Armand Bauer: German-Russian 'Roots' in Agriculture
Hanson, Nancy Edmonds. "Armand Bauer: German-Russian 'Roots' in Agriculture." Bismarck & Mandan’s City Guide, June 1980, 3-5, 14.
The Bauer family roots have been sunk firmly in agriculture for
countless generations. But the harvests they've brought in have
changed over the years.
Less than 200 years ago Armand Bauer's forebears were packing up
in overcrowded, troubled southwestern Germany and heading for homesteads
in the Black Sea region in Alexander the First's Russia. They came
to set an example of wise farming for the natives, and to settle
the broad, wild expanses of prairie-like wilderness.
Another hundred years later, Bauer's great-grandparents were among
the German-Russians on the move again, uprooting their families
for a better life on the American "steppes" in south central
North Dakota. Still known as exemplary farmers, they set about to
bring their traditions and their grasp of dry land farming to the
semi-arid stretches of central and western North Dakota.
Enter Armand Bauer. A product of that heritage and a Space Age
descendant of those tenacious farmers, he is engaged today in the
same pursuit that his family has grappled with for generations on
end: How to make the best of farming, using the soil that Nature's
left there and the amount of precipitation she sees fit to drop
down in the short, hot growing season at the center of the continent.
|Armand Bauer's scientific career
has been taken up by wheat.
But Bauer serves agriculture in a way that's new in his family
tree. He doesn't farm. He studies wheat, not raises it. He measures,
not only its yield at the peak of harvest, but its growth day by
day from the moment of germination to the time its destiny is certain,
and when it's ripe.
He's a soil scientist now associated with the Great Plains Research
Center south of Mandan. There Dr. Armand Bauer is one of the research
scientists actively engaged in making the best of North Dakota agriculture
- a pursuit his forebears might have found incredibly technical,
but which has changed countless North Dakota farming practices in
his own generation.
"I've spent my entire professional career working on problems
of water and wheat and soil fertility." he says. "Here
at the research center, we're all engaged in furthering dry land
agriculture - the kind that's practiced here in North Dakota."
His office at the center, located on a hill just south of the Heart
River as it rolls through Mandan, seems remote from the dust and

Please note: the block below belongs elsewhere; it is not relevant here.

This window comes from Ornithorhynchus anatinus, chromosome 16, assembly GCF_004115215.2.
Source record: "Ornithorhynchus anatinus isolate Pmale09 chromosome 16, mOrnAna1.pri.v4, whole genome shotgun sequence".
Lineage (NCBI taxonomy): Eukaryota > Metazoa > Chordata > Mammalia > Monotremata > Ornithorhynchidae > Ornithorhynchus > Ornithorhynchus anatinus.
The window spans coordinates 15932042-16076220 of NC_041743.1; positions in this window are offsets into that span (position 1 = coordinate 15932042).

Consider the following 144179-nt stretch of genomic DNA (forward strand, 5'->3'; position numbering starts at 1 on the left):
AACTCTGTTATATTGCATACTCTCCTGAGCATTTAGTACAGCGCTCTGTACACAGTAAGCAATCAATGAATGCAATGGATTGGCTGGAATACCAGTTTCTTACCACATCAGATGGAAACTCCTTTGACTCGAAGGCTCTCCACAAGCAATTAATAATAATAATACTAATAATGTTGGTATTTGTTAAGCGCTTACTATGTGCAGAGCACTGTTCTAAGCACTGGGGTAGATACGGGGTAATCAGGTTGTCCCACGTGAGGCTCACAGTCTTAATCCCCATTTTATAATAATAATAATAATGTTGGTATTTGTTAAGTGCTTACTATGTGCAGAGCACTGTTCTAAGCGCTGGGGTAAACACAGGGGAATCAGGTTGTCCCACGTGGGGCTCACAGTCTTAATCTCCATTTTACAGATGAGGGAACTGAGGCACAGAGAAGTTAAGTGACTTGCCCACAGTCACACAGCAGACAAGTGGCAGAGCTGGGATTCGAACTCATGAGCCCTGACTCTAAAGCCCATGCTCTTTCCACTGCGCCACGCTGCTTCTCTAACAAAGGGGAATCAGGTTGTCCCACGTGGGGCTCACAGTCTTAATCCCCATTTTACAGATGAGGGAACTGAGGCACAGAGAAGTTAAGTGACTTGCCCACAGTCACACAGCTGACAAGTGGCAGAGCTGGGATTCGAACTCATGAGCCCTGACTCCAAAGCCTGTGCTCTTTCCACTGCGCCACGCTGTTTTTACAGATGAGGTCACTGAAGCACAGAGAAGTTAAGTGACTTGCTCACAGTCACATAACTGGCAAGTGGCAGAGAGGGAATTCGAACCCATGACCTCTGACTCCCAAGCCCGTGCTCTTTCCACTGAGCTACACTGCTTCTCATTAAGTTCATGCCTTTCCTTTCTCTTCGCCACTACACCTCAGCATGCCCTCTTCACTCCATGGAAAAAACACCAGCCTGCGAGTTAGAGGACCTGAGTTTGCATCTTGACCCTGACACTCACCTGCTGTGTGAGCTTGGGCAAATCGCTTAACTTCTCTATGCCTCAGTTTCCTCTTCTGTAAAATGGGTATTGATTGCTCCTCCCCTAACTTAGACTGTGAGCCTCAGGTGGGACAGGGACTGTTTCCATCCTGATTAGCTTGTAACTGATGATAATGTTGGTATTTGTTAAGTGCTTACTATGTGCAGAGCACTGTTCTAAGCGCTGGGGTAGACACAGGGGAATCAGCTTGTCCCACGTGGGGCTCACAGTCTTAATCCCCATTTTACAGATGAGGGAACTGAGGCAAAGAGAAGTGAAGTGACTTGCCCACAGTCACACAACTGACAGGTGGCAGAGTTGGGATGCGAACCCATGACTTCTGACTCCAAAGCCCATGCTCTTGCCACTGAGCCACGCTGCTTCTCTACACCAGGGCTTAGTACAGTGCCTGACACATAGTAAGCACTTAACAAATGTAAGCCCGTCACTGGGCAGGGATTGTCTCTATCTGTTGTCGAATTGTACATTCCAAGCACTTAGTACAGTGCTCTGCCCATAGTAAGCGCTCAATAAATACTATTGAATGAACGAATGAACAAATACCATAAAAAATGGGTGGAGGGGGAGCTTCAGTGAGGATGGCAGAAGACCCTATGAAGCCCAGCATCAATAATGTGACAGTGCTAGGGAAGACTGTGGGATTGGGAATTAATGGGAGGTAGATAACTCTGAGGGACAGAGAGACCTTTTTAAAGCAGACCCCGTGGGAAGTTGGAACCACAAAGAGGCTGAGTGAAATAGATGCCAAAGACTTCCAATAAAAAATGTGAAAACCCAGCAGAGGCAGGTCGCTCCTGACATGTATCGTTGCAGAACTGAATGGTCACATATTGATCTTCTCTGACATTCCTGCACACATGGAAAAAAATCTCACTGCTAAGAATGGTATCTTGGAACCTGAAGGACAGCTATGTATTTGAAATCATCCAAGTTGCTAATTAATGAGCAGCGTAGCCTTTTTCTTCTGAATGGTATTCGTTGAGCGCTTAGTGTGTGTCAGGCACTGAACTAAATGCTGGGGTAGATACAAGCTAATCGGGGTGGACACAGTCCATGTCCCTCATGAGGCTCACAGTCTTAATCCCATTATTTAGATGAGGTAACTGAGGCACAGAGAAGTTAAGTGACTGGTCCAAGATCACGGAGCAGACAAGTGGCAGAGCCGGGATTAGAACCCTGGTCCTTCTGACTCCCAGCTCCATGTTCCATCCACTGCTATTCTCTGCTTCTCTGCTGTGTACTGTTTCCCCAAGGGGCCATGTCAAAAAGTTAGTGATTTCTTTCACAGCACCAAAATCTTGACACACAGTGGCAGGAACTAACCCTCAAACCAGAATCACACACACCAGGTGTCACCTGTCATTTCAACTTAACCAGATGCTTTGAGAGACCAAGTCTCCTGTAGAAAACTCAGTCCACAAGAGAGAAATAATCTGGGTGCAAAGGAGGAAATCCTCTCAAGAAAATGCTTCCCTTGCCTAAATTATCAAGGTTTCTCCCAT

weather demons that bedevil farmers in the field. It's quiet, air
conditioned, tiny...neatly packed with the austere tools of a researcher's
trade, including walls of files and reference notebooks and a calculator
close at hand. Only a well-worn pair of boots tucked under a chair
attests to Bauer's practical links to the soil he has sampled, studied
and experimented with since graduating from North Dakota State University
with his first degree just thirty years ago.
Yet the fruit of his labors, along with those of colleagues engaged
in unlocking the same agricultural puzzles, have changed the face
of North Dakota farming. In 1950, several years before his projects
helped develop tests to measure crops' response to specific nutrients
like phosphorus and nitrogen, twenty thousand tons of fertilizer
were sold to state farmers. In 1978, they purchased and used over
Farmers today use the cropping techniques designed by Bauer and
all his colleagues in experimental agriculture to increase yields
and cope with drought years. Economists base their predictions of
coming crop across the Great Plains on research results they've
amassed in years of studying the most minute of influences on growing
grains, and the international trade picture brightens and darkens
accordingly - influenced, it seems, by sometimes-tedious digging
and measuring and testing accomplished by scientists back tilling
their test plots in places like North Dakota.
"We're into the third and fourth generation research today,
down the line from the work I took part in my early career,"
Bauer says. A soft-spoken man, he fits the image of the careful
scientist logging precise results. "My first work was on the
effect of water supply on wheat's response to fertilizer. The next
time around, we were interested in the amounts of water needed and
their effect on quality factors. But we need to know even more -
how the plant responds to shortages at different times in its life.
We're always looking for more detail. Next we'll probably study
the effects of temperature at each stage of the wheat plant's life."
Why ascertain, beyond the shadow of a doubt, how a shower on a
hot day in the second week of June will change what pours into the
combine's hopper on noon in early August? "Our number one user
of agricultural research is always the farmer. Everything we do
has an application to his farm, and the economic rewards he get
from it," Bauer says.
"But wheat yield predictions influence much more. Since wheat